BANKRATE: So you got everything you wanted?

MICHELLE SHOCKED: Well, there was a caveat. I didn't get an advance.

BANKRATE: So how did you pay for the record?

MICHELLE SHOCKED: From the $50,000 advance I got from the publishing.

BANKRATE: Eventually you sued Mercury, citing the 13th Amendment. Had that ever been done before?

MICHELLE SHOCKED: No, but it had been building up to that. The labor laws in California had been breached. There were artists pointing out that their contracts were almost universally negotiated on New York law, and that in California there's a southern limit on personal service contracts.

BANKRATE: So based on that tack, you won the suit?

MICHELLE SHOCKED: It was settled out of court based on that.

BANKRATE: Why didn't it go to trial?

MICHELLE SHOCKED: I wasn't willing to take it to trial. Courtney Love says, "I'm a rich broad with a lot of money, and I'm willing to go down for a principle." But my career had been shanghaied for five years by that point.

BANKRATE: In the long run, what has owning all your rights done for you financially?

MICHELLE SHOCKED: It created a retirement fund for me. The way they set up the business, you take a big hit at 22, 23, 24, when the first thing on your mind is a flashy car and drugs. When I get older, the value of my catalog will probably increase.

BANKRATE: To put a figure on it, what do you feel is the difference between what you have, and what you would have had if you signed what everyone else signs?

MICHELLE SHOCKED: Ever hear of a Bowie bond? It's like that, like betting on the stock market. How do you put a price on investing in an artist, and the resonance that work has in people's lives and in the culture? It's my job to represent that work over the course of my lifetime so it has the most value, and I think I'm up to the job.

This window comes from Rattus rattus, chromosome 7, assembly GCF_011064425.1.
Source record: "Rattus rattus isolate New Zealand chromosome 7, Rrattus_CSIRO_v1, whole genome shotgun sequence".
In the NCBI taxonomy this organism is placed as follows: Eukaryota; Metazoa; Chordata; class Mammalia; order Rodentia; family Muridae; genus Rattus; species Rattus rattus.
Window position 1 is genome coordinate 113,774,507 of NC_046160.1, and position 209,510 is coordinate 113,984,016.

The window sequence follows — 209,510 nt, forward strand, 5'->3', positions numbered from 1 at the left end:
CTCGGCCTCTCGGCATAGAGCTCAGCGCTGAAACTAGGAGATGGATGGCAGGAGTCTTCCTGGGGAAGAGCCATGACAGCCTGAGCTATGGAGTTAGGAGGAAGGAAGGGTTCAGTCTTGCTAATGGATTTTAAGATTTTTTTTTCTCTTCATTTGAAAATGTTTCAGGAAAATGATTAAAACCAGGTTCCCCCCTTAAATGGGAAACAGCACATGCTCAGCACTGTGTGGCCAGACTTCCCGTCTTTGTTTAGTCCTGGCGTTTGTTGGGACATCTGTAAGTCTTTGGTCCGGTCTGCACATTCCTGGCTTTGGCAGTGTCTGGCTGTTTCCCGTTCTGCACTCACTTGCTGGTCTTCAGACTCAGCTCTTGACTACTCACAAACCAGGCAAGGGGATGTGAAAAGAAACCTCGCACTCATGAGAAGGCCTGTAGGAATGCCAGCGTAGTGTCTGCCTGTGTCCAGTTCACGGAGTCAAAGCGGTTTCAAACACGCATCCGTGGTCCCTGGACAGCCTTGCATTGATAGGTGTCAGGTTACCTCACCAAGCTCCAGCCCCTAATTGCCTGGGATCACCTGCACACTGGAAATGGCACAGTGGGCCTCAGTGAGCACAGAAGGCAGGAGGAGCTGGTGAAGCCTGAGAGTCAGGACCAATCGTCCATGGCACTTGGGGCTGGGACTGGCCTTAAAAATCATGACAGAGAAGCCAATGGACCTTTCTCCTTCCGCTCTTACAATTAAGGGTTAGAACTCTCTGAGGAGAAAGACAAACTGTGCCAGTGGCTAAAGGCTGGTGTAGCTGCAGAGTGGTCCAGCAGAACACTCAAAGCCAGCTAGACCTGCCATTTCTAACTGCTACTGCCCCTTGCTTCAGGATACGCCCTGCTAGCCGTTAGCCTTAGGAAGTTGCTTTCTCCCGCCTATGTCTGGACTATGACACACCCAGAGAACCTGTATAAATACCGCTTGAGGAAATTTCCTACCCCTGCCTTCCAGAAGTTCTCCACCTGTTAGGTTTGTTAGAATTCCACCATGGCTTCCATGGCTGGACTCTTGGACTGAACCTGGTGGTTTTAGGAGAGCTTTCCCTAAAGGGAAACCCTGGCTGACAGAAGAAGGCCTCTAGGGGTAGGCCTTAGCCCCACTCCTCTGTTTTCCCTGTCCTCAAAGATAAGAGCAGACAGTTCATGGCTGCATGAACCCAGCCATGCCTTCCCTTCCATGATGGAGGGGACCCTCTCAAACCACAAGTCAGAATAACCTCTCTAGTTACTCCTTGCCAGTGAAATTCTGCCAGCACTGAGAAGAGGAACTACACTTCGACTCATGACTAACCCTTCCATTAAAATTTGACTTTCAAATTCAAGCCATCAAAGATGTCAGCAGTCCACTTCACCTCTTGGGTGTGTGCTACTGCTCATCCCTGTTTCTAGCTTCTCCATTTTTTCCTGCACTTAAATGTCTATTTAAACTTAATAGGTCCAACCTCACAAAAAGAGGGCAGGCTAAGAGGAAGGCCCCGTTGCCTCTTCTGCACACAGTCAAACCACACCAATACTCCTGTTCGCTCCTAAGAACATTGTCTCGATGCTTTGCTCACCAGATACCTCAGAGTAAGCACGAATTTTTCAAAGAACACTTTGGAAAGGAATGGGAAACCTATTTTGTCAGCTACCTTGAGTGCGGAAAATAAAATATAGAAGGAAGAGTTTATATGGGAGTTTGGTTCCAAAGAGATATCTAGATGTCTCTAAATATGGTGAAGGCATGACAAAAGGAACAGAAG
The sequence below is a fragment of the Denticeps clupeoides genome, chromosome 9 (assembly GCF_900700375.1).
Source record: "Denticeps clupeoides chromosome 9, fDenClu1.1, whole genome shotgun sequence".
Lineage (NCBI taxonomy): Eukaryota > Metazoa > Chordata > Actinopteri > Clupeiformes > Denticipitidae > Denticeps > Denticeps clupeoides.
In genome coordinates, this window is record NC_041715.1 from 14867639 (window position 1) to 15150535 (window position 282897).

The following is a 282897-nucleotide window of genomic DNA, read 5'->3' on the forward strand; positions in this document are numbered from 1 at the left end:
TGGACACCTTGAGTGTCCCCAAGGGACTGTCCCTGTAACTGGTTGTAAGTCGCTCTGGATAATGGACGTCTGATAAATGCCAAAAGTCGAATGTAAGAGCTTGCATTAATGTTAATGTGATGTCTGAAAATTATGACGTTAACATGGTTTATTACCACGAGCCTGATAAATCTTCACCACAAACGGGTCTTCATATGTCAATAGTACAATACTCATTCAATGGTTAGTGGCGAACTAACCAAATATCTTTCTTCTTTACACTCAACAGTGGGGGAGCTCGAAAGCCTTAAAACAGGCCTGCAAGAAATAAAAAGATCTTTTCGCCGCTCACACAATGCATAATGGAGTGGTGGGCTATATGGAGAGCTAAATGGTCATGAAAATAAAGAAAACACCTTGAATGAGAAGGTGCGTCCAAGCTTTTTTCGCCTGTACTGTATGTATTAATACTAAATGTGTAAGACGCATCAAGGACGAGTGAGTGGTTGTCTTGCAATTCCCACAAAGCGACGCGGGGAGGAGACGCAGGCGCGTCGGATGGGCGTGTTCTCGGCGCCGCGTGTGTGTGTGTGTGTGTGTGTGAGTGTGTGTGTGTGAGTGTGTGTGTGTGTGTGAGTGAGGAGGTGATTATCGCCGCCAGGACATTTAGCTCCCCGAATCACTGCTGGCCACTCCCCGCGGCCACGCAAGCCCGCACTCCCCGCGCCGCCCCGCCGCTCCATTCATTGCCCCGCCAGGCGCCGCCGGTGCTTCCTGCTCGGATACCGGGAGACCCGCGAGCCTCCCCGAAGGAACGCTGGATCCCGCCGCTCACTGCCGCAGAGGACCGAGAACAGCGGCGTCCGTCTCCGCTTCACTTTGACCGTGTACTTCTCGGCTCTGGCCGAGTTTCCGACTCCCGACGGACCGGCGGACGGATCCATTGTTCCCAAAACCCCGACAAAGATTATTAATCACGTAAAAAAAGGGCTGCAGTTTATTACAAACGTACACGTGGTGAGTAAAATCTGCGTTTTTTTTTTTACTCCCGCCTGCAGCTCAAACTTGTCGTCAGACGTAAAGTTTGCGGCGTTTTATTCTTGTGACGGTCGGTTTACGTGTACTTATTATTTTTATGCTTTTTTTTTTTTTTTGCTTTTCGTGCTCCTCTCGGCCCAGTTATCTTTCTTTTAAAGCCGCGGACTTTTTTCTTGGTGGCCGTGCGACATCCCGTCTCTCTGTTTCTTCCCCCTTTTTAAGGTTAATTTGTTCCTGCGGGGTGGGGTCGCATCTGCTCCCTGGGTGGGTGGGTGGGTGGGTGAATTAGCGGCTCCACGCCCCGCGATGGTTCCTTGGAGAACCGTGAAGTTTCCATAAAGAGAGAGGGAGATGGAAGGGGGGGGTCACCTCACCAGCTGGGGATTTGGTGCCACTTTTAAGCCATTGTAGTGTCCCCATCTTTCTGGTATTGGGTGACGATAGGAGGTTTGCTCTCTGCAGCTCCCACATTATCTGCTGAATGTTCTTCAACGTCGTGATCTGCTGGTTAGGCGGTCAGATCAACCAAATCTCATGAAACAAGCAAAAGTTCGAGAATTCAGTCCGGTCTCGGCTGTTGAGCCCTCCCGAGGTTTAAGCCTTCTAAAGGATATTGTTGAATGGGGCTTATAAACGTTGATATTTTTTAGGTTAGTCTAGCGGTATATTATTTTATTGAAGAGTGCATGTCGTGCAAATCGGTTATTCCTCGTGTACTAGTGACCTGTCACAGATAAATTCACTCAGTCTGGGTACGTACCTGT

BANKRATE: How many copies have your records sold?

MICHELLE SHOCKED: Over a million, but that takes into account Mercury saying the label was never going to properly promote my albums. So if you know that's a given, that my albums weren't promoted, and you look at what the sales have been in spite of my label working against me, imagine what's going to be accomplished now that I'm in control of the promotion.

BANKRATE: Right now, are you in good financial shape because of the deals you made?

MICHELLE SHOCKED: I have a fairly middle-class lifestyle. We have mortgages on two homes. When you consider the level of working class I was raised in, God is good.

BANKRATE: Considering both your upbringing and your attitude toward corporations and the establishment, I'm curious to know if you're the investing type.

MICHELLE SHOCKED: No. That's a very clear-cut example of my political background. I think the stock market is the biggest fraud since Las Vegas was built. I'm not a capitalist. I don't think it's ethical to have your money work for you.

BANKRATE: So what do you do with your money?

MICHELLE SHOCKED: It could be argued that when there's people living in the streets and I have two homes, I've invested in my home. I have an IRA. I'm going to start a SEP.

-- Posted: May 9, 2002